CSPA Says “NO” to Privatizing the Public Trust

Oral Comments of Chris Shutes, CSPA Water Rights Advocate, to the State Water Resources Control Board, April 5, 2016. Item 9: 2016 Operation of New Melones Reservoir on the Stanislaus River [based on notes as read; exact delivery was slightly different]

During the drought, Oakdale and South San Joaquin Irrigation Districts lived off Bureau’s [of Reclamation] storage in New Melones while flow at Vernalis was reduced to a trickle.  In 2014, gross farm revenue in Stanislaus County reached a record $4.397 billion. We don’t know what it was in 2015.  In 2016, OID and SSJID want the Bureau and the Board to cut Stanislaus River flow requirements by between 200,000 and 300,000 acre-feet so the districts can sell 65,000 acre-feet of water that the Bureau is storing, for just under $20 Million.  The so-called “conserved” water becomes free insurance for these districts if 2017 is a dry year.  The scheme is breathtaking.

The proposal before you turns the principle of the public trust on its head.  The public trust protects the needs of the rivers as first priority; developmental uses are limited by the needs of the public trust.  As the Light decision stated it, “[W]hen the public trust doctrine clashes with the rule of priority, the rule of priority must yield.”

That’s not how it’s working here.  It’s a completely new paradigm.  Now the rivers get the leftovers.  Water to protect fish is dependent on its sale.  Even VAMP [Vernalis Adaptive Management Program] reduced exports during the San Joaquin pulse, but now it’s fine if water designated for fish protection escorts fish directly to the Delta pumps.  It’s okay because someone who wasn’t using the water anyway is making millions in the bargain.  This subordination of the public trust to developmental uses raises at least four major policy issues.  Your Notice says there are no policy issues raised by this proposal.  That’s just not correct.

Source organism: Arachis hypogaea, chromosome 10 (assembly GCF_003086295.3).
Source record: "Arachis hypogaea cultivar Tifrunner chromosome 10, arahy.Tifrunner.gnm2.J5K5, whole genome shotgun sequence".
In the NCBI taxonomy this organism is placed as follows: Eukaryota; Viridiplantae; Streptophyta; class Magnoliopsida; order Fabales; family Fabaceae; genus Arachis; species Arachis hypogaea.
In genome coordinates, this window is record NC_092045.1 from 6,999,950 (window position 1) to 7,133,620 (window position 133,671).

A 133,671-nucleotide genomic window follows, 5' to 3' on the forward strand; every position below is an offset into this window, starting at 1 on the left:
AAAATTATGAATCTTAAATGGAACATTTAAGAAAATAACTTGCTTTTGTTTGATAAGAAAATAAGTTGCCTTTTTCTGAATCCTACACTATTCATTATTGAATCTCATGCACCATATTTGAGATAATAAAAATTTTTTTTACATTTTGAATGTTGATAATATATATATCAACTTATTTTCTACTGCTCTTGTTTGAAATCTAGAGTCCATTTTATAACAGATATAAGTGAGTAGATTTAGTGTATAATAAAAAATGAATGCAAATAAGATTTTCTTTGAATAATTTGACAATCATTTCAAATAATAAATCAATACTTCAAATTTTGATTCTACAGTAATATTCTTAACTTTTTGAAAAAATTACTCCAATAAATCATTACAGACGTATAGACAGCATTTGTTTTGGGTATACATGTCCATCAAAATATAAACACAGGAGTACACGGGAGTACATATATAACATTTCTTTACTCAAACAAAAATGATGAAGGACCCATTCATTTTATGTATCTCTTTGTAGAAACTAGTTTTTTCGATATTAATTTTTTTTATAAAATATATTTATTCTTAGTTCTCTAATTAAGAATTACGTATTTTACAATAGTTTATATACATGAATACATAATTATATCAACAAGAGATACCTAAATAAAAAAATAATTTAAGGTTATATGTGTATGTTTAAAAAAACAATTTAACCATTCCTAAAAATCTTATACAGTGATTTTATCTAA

Priority is driving public trust responsibility.  The districts and their 600,000 acre-foot priority plus their 200,000 acre-foot Conservation Pool are assigned no public trust responsibilities for the lower Stanislaus at all.  They clearly benefit from New Melones.  In the last two years at least, OID and SSJID diverted more water than there was inflow to New Melones.  Not all of the rest came from upstream storage.  [But] the districts and the Bureau made a deal in 1988, and the river got the musical chair that was taken away.

You have no basis to assume that there was no Bureau water in New Melones carried over [from last year].  You only have Mr. O’Laughlin’s word for it.  Let’s decide now whose water will be left in New Melones next year.  A very crude estimate is that OID and SSJID plan to divert 500,000 acre-feet this year and sell 75,000 acre-feet. They’ll have almost nothing left in New Melones.  By all means, let’s have some accounting.

In the long term, the Board needs to cut these districts back.  Laying claim to the first 600,000 acre-feet from a watershed that produces an annual average of 1.1 million acre-feet is a permanent deprivation of the public trust and an unsustainable business model.  In the long term, export limits also need to coincide with required high flows on the San Joaquin: that’s the solution to exporters gobbling up San Joaquin fish flows and San Joaquin fish.  The Water Quality Control Plan needs to address this impossible situation, as well as the contributions of the Tuolumne and the Merced [to San Joaquin flow].

This is a bad idea.  Don’t approve it.  Require the D-1641 flows to move the juveniles out in April and May.  Order OID and SSJID diversions in 2016 to remain at the level of 2015.  Order carryover storage of 415,000 acre-feet.  If inflow to New Melones and isn’t enough to achieve the water balance, adjust the June baseflows in May if you need to in order to meet the end of September storage target.

Thank you.

Question from Board Member D’Adamo: Under what authority would we order the 2015 level of diversions?

Answer: It would have to be under the principle of waste and unreasonable use.  Yes, it will be litigated.  But it’s time to have the argument.

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